A UK charity, The Sutton Trust, has urged universities to take in students with grades which are two levels below the usual entry requirements, arguing that some students are capable of doing well at university, but have low scholastic attainments because of environmental circumstances: being poor, being at a bad school, and having to look after sick relatives.
At this point you may imagine that I am lining you up to tell you, once again, that intelligence tests were expressly designed to identify true ability, and that their use has led to the better detection of such bright, but adventitiously disadvantaged youngsters. Not so. No testing of ability is involved.
It seems that many UK universities have such “contextual” programs, but the University of Bristol features prominently in this debate so I will use it as an example. It describes its Contextual Offers requirements thus: being in the bottom 40% of schools in terms of attainments or progression to higher education; or living in a postcode area with low progression to higher education; or having completed a University of Bristol outreach program; or having spent more than 3 months in local authority care. All of these are misfortunes, but none of them include any measures of cognitive ability.
As is my usual habit, at this point I give you due warning that you may wish to stop reading here. However, a very striking claim is made: that such students do just as well as students admitted in the usual way, based on scholastic attainments. Worth a look? I thought so.
The Sutton Trust research measured scholastic attainments using the best 3 A Level results. That in fact underplays the attainments of the best candidates, who do 4 or 5 A levels, and sometimes another half A level. This will have an impact on their calculations about the differences between normal and contextual admissions at the most prestigious universities, which are most able to demand the highest academic attainments. The authors then calculate what the entrance requirements were likely to have been, using an approximation, since they did not have actual data. Further, I cannot find any evidence that they know which degree courses were followed by candidates. Some disciplines are more demanding than others, and command correspondingly higher premiums in the occupational market place.
Anyway, on page 28 of their publication they lay out their case for these offers not being associated with poor outcomes. They say:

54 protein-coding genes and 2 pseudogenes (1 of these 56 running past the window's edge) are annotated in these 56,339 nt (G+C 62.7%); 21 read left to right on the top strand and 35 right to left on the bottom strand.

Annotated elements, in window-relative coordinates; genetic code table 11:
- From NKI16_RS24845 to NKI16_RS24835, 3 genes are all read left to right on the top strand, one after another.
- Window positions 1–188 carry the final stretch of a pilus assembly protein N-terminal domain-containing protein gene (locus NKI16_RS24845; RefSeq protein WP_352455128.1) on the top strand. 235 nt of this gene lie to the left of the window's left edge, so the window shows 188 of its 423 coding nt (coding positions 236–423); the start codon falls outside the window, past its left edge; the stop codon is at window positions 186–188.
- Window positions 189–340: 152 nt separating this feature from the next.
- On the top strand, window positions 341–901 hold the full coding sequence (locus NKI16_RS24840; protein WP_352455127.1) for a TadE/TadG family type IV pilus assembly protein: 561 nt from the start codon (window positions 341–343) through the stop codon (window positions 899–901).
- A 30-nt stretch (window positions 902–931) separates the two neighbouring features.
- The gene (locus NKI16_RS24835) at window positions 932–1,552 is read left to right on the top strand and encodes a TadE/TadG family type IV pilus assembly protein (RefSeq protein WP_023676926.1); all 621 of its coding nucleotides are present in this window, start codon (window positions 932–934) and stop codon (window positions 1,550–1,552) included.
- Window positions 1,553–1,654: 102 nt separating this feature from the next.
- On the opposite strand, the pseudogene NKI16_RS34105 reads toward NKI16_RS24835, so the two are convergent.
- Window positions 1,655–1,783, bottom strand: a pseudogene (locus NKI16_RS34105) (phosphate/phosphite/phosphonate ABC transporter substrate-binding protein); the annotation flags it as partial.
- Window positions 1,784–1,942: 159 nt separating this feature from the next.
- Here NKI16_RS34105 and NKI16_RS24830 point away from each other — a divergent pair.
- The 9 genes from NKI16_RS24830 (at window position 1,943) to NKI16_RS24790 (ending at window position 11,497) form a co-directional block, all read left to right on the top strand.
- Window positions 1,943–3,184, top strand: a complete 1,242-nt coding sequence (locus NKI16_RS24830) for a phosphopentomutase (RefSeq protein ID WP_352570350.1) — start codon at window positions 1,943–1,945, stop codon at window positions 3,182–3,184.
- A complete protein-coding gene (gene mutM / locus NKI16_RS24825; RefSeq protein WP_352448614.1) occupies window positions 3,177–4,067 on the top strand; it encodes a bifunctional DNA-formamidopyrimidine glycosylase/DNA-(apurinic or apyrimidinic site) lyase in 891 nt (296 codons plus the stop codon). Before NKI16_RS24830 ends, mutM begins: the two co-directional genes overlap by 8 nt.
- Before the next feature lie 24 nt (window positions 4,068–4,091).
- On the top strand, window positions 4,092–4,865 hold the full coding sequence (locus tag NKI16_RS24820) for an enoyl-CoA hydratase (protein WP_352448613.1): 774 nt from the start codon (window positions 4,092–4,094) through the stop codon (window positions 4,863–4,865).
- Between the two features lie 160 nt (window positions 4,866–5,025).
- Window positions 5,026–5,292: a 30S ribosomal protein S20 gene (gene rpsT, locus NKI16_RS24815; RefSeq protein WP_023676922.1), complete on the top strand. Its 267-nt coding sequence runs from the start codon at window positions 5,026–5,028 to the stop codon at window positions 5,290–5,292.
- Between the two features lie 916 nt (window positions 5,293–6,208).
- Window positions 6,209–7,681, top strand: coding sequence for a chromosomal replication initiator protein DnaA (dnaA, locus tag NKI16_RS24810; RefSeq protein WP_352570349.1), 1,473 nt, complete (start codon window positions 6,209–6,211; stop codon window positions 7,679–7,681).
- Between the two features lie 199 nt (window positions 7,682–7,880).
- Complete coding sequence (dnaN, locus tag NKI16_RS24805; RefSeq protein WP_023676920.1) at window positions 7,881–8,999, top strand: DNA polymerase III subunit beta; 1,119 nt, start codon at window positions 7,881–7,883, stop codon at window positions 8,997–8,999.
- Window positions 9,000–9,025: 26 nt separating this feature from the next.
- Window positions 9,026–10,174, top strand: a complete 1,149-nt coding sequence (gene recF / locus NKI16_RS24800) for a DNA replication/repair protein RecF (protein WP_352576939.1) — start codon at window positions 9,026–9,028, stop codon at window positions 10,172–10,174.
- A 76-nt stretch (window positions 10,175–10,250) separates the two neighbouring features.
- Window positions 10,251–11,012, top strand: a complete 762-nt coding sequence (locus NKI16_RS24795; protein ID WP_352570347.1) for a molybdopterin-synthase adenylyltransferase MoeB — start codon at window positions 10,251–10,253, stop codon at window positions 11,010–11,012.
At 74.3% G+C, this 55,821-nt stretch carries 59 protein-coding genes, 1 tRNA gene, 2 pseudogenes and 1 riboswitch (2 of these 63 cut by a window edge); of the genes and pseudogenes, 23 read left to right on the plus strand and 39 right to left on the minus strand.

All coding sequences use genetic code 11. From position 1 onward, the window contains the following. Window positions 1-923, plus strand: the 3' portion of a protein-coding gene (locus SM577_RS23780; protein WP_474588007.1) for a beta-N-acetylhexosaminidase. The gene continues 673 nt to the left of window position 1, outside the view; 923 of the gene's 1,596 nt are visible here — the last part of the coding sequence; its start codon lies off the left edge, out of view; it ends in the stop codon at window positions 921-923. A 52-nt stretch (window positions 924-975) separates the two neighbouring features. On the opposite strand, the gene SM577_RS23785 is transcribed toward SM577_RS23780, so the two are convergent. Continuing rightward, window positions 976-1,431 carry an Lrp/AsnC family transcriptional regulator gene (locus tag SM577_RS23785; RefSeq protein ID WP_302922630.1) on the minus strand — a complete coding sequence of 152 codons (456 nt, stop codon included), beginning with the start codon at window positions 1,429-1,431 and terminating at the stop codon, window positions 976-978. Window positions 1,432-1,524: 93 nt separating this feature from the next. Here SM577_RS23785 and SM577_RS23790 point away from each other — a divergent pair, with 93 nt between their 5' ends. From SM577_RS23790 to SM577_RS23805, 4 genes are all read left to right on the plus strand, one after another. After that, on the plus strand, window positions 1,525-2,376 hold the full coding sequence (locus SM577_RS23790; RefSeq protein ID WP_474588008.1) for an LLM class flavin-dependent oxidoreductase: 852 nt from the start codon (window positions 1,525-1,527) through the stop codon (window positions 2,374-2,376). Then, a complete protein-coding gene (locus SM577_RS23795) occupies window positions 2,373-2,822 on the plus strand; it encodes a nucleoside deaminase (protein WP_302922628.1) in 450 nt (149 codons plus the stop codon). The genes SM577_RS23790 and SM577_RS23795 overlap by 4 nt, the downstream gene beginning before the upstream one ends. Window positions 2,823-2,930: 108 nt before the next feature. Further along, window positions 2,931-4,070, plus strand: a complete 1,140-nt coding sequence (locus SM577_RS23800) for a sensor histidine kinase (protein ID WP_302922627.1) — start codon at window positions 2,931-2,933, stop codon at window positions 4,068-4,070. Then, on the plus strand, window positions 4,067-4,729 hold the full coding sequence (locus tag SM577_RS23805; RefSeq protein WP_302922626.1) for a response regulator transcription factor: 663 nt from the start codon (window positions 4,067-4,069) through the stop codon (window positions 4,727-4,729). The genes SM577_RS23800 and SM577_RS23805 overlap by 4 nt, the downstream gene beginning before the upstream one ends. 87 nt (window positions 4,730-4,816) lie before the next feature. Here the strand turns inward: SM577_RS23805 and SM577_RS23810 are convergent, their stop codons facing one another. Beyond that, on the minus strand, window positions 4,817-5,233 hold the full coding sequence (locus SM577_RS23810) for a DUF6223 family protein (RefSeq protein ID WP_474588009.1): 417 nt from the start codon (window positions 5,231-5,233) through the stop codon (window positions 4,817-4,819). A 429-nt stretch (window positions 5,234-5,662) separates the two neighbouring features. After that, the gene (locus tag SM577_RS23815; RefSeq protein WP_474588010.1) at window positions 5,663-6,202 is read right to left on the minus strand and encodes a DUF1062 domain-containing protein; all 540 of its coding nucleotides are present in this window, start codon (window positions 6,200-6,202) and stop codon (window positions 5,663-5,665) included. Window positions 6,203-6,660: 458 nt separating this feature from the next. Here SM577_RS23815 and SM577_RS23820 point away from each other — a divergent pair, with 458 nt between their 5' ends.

But is there any evidence that universities who appear to be more likely to contextualise are also more likely to see higher dropout rates, lower degree completion rates and lower percentages of students getting firsts or 2:1s? We find little evidence of this, at least using the two potential measures of contextualisation described above.
Figure 4.5 presents correlation coefficients showing the relationship between the degree of contextualisation evident from Figures 4.3 and 4.4 with average degree outcomes for students on these courses. If contextualisation were adversely affecting degree outcomes, then we would expect to see a negative correlation between the percentage of courses on which universities appear to offer lower entry grades to students from low participation neighbourhoods and dropout rates, and a positive correlation with degree completion and degree class. By contrast, we would expect to see a positive correlation between the difference in A-level grades of students from low participation neighbourhoods and the standard offer and dropout rates, and a negative correlation between this gap and degree completion and degree class results.
It is not easy to make sense of these correlations, other than to observe that they are rather small, particularly with only 25 data points. None of these correlations are remotely significant in the statistical sense. The bigger problem is to understand what they mean.
Administrative data from 25 universities who admit some student on this “contextual” basis has been looked at, even though we do not know what percentage of students were so admitted. It seems likely to be a small percentage, say about 3% of the whole student body. These students would be worth studying as a group, if one could identify them. I imagined, hearing the bold statements during radio interviews, that such a comparison between normal admissions students and “contextual” admissions students had been carried out, and I could see the results of a t test comparison. Instead, assumptions have been drawn from a chain of prior assumptions, as shown in Table 4.1 which shows very little impact from all these “contextual” factors, except perhaps the “free school meals” low income measure. There is little difference between the implied groups, which leaves me bewildered about why they are considered important factors for contextual admission in the first place. Their whole argument hinges on the assumption that children from poor families will be, in intellectual terms, no different from children from wealthier families. The possibility that families who do not require free meals are brighter does not figure in these discussions.
In my view the results provide no grounds for saying that one should discard scholastic attainment as a way of regulating entry to university. On the contrary, this publication asserts but does not prove that being poor is an indicator of undetected ability. If so, why not use the tests designed to identify such talents?